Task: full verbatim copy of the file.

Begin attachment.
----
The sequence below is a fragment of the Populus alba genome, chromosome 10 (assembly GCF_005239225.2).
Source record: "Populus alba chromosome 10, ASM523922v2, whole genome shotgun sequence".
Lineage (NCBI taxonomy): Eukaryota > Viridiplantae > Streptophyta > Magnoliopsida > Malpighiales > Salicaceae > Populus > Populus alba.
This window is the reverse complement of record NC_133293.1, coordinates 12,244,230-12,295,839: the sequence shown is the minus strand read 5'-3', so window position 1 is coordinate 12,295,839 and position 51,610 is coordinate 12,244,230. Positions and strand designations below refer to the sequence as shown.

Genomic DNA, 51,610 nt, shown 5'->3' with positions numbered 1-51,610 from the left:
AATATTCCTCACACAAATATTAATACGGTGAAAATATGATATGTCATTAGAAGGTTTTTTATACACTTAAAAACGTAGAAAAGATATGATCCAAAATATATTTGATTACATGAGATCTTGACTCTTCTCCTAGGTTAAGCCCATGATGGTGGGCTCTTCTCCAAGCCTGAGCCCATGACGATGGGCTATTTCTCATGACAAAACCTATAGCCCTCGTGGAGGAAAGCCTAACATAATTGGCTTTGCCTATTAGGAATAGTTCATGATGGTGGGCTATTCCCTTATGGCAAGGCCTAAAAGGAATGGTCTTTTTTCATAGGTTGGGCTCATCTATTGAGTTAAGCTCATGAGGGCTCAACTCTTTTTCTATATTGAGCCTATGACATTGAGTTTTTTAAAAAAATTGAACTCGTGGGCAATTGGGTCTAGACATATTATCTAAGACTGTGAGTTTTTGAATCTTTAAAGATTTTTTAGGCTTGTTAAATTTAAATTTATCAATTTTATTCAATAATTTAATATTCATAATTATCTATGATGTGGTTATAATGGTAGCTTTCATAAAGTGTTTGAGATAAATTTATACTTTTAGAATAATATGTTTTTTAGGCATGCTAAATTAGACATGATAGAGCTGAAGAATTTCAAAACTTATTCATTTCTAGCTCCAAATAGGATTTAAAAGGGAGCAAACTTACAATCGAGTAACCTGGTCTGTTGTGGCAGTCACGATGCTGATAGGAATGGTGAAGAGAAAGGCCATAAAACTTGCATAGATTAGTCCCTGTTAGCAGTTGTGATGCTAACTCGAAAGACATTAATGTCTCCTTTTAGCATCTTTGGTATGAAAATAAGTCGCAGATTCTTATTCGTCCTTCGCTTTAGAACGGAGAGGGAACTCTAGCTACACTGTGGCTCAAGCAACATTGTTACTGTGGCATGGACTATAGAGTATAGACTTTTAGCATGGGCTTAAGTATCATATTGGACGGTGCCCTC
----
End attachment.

The sequence below is a fragment of the Populus alba genome, chromosome 10 (assembly GCF_005239225.2).
Source record: "Populus alba chromosome 10, ASM523922v2, whole genome shotgun sequence".
Lineage (NCBI taxonomy): Eukaryota > Viridiplantae > Streptophyta > Magnoliopsida > Malpighiales > Salicaceae > Populus > Populus alba.
This window is the reverse complement of record NC_133293.1, coordinates 12,244,230-12,295,839: the sequence shown is the minus strand read 5'-3', so window position 1 is coordinate 12,295,839 and position 51,610 is coordinate 12,244,230. Positions and strand designations below refer to the sequence as shown.

Genomic DNA, 51,610 nt, shown 5'->3' with positions numbered 1-51,610 from the left:
AATATTCCTCACACAAATATTAATACGGTGAAAATATGATATGTCATTAGAAGGTTTTTTATACACTTAAAAACGTAGAAAAGATATGATCCAAAATATATTTGATTACATGAGATCTTGACTCTTCTCCTAGGTTAAGCCCATGATGGTGGGCTCTTCTCCAAGCCTGAGCCCATGACGATGGGCTATTTCTCATGACAAAACCTATAGCCCTCGTGGAGGAAAGCCTAACATAATTGGCTTTGCCTATTAGGAATAGTTCATGATGGTGGGCTATTCCCTTATGGCAAGGCCTAAAAGGAATGGTCTTTTTTCATAGGTTGGGCTCATCTATTGAGTTAAGCTCATGAGGGCTCAACTCTTTTTCTATATTGAGCCTATGACATTGAGTTTTTTAAAAAAATTGAACTCGTGGGCAATTGGGTCTAGACATATTATCTAAGACTGTGAGTTTTTGAATCTTTAAAGATTTTTTAGGCTTGTTAAATTTAAATTTATCAATTTTATTCAATAATTTAATATTCATAATTATCTATGATGTGGTTATAATGGTAGCTTTCATAAAGTGTTTGAGATAAATTTATACTTTTAGAATAATATGTTTTTTAGGCATGCTAAATTAGACATGATAGAGCTGAAGAATTTCAAAACTTATTCATTTCTAGCTCCAAATAGGATTTAAAAGGGAGCAAACTTACAATCGAGTAACCTGGTCTGTTGTGGCAGTCACGATGCTGATAGGAATGGTGAAGAGAAAGGCCATAAAACTTGCATAGATTAGTCCCTGTTAGCAGTTGTGATGCTAACTCGAAAGACATTAATGTCTCCTTTTAGCATCTTTGGTATGAAAATAAGTCGCAGATTCTTATTCGTCCTTCGCTTTAGAACGGAGAGGGAACTCTAGCTACACTGTGGCTCAAGCAACATTGTTACTGTGGCATGGACTATAGAGTATAGACTTTTAGCATGGGCTTAAGTATCATATTGGACGGTGCCCTC